Appeal of the messed-up character

Good television and films dare to show characters who are failures and draw in viewers who can identify with them

Morons, self-defeatists, social rejects, otaku, the success- impaired: Movies and television are now full of them and I couldn't be happier.

I've come to enjoy television greatly because series characters have evolved, while movie characters are stuck in the past.

I'll admit that this TV evolution can look a lot like devolution - main characters are now dumber, more childish and impulsive than ever, and thank goodness for that.

There are creations such as Lester Nygaard from Season One of the crime thriller Fargo, who starts a chain of murders by accident, because he is an idiot.

Baskets, the rodeo clown in the show of the same name, views himself as an artistic hero; the rest of humanity just sees an oaf.

Perhaps the most broken of them is Selina Meyer from the political satire Veep, who rose to the American presidency the old- fashioned way: through back- stabbing, cover-ups and hypocrisy.


They appeal to me not because I feel superior to them, but because I identify. Baskets, Nygaard and Meyer are playing at adulthood, faking at knowing what they are doing when in fact, they are like a lot of us, they are imposters.

I hadn't realised how much I loved the messed-up main character until last week.

While watching the biopic Brain On Fire, I could not put my finger on why it left me cold. After all, this was based on the true and tragic story of journalist Susannah Cahalan, who suffered greatly after being struck down by a rare neurological disease.

Before illness hit, her life was humming along. The journalist, played by Chloe Moretz, had fantastic parents, a loving fiance, and a boss at the New York Post who was pushing her to be great. The story was competently told and the acting was fine.

Despite trying hard, I didn't care. It was because she was a winner. For her to lose everything to the disease, the plot needed her to have a lot to lose, or else, where's the tragedy?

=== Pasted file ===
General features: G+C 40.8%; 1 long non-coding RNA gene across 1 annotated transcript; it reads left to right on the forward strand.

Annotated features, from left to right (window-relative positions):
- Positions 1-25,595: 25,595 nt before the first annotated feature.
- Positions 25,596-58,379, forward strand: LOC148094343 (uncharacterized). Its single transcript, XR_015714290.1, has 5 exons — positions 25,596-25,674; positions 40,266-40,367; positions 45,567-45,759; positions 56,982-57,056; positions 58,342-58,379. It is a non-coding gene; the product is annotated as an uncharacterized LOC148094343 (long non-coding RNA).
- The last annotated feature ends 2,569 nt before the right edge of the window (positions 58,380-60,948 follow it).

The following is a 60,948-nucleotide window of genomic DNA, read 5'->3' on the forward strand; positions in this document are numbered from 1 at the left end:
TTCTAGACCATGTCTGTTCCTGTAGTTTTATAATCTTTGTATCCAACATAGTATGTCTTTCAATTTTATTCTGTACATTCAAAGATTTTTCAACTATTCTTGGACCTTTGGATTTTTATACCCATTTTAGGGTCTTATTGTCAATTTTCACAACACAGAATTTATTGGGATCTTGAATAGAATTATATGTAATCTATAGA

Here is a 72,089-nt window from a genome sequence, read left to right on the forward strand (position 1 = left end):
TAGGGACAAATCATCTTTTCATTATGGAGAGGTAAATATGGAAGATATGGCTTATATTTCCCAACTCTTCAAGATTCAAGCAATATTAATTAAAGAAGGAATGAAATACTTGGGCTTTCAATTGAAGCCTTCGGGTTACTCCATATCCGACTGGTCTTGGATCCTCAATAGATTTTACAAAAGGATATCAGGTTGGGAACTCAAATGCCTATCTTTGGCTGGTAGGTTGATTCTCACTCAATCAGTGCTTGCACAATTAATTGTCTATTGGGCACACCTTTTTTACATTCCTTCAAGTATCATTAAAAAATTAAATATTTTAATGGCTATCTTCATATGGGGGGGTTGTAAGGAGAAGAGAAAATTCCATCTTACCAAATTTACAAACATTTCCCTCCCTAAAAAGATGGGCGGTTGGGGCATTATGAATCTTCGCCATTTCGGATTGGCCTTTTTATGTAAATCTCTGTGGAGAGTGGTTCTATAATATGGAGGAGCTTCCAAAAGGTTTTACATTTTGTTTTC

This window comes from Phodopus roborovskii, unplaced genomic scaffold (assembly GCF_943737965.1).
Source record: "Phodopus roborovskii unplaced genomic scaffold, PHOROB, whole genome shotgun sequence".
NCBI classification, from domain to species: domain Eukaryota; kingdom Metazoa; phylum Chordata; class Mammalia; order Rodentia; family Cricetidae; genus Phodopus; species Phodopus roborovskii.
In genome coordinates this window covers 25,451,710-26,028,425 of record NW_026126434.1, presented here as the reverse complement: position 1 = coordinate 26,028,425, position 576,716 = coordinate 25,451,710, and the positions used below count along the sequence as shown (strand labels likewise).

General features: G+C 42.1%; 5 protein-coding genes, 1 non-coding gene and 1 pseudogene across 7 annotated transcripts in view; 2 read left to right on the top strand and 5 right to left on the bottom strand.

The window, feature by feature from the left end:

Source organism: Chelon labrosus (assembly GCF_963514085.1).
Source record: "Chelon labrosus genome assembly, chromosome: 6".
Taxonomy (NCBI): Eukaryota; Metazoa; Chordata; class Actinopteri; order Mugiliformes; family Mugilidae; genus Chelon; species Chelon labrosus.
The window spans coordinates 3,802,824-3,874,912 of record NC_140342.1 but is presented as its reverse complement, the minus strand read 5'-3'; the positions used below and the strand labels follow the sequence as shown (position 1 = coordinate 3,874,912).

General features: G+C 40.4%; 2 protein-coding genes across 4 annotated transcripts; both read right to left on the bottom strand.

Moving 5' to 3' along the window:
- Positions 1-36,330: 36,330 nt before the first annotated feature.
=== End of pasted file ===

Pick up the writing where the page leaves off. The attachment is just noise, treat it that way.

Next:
That is how stories work. Correction: That is how stories with dull plots work - you show a puppy in the first act, put it in danger in the second, save it in the third.

Thankfully, good television has the luxury of taking a different approach. It dares to show you despicable characters, who, because they are stupid and greedy, land in trouble.

Its creators expect that the viewer will stay interested in spite of it - or maybe because of it.

British television, in particular, has embraced awful people. Think of hotel keeper Basil Fawlty from 1970s sitcom Fawlty Towers. Bullying, snobbish and practically useless, he offended everyone who stepped through his doors.

Three decades later, David Brent from the workplace sitcom The Office appeared. He defined a new era. Unlike Fawlty, Brent was no strutting blowhard. The lengths he would go to win the affection of his colleagues made viewers laugh at him, in a pitying way.

David Brent from the workplace sitcom The Office is someone we know: The insecure man trying to be cool. I cannot take my eyes off him because I fear that I am him and I suspect lots of people watch for the same reason

He is someone we know: The insecure man trying to be cool. I cannot take my eyes off him because I fear that I am him and I suspect lots of people watch for the same reason.

With Brent, cringe comedy was born, in the United Kingdom, at least. He paved the way for more losers, such as Roy and Moss in the sitcom The IT Crowd, launched in 2006. The two computer experts are desperately awkward around women, when they were not knee-deep in some hobby or pursuit that guarantees a permanent seat in Pariah Corner.

It's interesting to me that American television still cannot see the allure of the uncompromisingly pathetic person. The American version of The Office does not have a Brent, played by the pear-shaped, craggy-toothed Ricky Gervais. Instead, it has a Michael Scott, played by a handsome, orthodontically perfect Steve Carell.

Audiences there can handle any social defect in a character - avarice, stupidity, laziness are fine - but never sexual unattractiveness, probably because it breaks the unwritten rule that unmasculine males are an audience turn-off. It's why even the geeks of tech-boom sitcoms such as The Big Bang Theory and Silicon Valley have attractive women on the fringes.

To me, that's having one's cake and eating it. Just as you can't be slightly pregnant, a character is either a loser or not, never in between.

Veep, Baskets and Fargo are good shows featuring horrible people, but to feed my addiction to walking disasters, I turn to British TV, to watch characters such as Fleabag blow up their lives. She is the hopeless owner of a failing cafe in the comedy of the same name, a woman who manages to ruin everything she touches, semi-deliberately.

Like Celine Dion's heart, my quest for the bleakest, and tragi-comic hero or heroine will go on. So far - and luckily for me - television has no shortage yet of characters who aim for the stars, but shoot themselves in the foot.

Their pain is my gain.

A version of this article appeared in the print edition of The Sunday Times on May 07, 2017, with the headline 'Appeal of the messed-up character'. Print Edition | Subscribe